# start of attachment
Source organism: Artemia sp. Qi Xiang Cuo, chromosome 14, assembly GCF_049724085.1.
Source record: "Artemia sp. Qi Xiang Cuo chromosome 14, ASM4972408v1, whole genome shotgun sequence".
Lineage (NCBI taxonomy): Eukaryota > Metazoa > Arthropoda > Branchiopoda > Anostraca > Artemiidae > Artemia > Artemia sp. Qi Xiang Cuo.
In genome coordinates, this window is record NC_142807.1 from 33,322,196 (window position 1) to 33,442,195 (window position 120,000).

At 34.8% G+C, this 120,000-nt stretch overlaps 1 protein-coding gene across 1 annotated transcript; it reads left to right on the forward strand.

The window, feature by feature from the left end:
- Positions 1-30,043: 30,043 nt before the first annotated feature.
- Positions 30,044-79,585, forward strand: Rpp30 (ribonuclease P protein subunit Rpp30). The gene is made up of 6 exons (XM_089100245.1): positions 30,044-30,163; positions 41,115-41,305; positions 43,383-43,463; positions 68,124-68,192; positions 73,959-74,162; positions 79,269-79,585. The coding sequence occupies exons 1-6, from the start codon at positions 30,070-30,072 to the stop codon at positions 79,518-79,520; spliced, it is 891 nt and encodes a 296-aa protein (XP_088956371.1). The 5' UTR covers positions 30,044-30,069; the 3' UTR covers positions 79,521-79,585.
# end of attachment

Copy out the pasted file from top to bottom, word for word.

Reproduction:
Source organism: Artemia sp. Qi Xiang Cuo, chromosome 14, assembly GCF_049724085.1.
Source record: "Artemia sp. Qi Xiang Cuo chromosome 14, ASM4972408v1, whole genome shotgun sequence".
Lineage (NCBI taxonomy): Eukaryota > Metazoa > Arthropoda > Branchiopoda > Anostraca > Artemiidae > Artemia > Artemia sp. Qi Xiang Cuo.
In genome coordinates, this window is record NC_142807.1 from 33,322,196 (window position 1) to 33,442,195 (window position 120,000).

At 34.8% G+C, this 120,000-nt stretch overlaps 1 protein-coding gene across 1 annotated transcript; it reads left to right on the forward strand.

The window, feature by feature from the left end:
- Positions 1-30,043: 30,043 nt before the first annotated feature.
- Positions 30,044-79,585, forward strand: Rpp30 (ribonuclease P protein subunit Rpp30). The gene is made up of 6 exons (XM_089100245.1): positions 30,044-30,163; positions 41,115-41,305; positions 43,383-43,463; positions 68,124-68,192; positions 73,959-74,162; positions 79,269-79,585. The coding sequence occupies exons 1-6, from the start codon at positions 30,070-30,072 to the stop codon at positions 79,518-79,520; spliced, it is 891 nt and encodes a 296-aa protein (XP_088956371.1). The 5' UTR covers positions 30,044-30,069; the 3' UTR covers positions 79,521-79,585.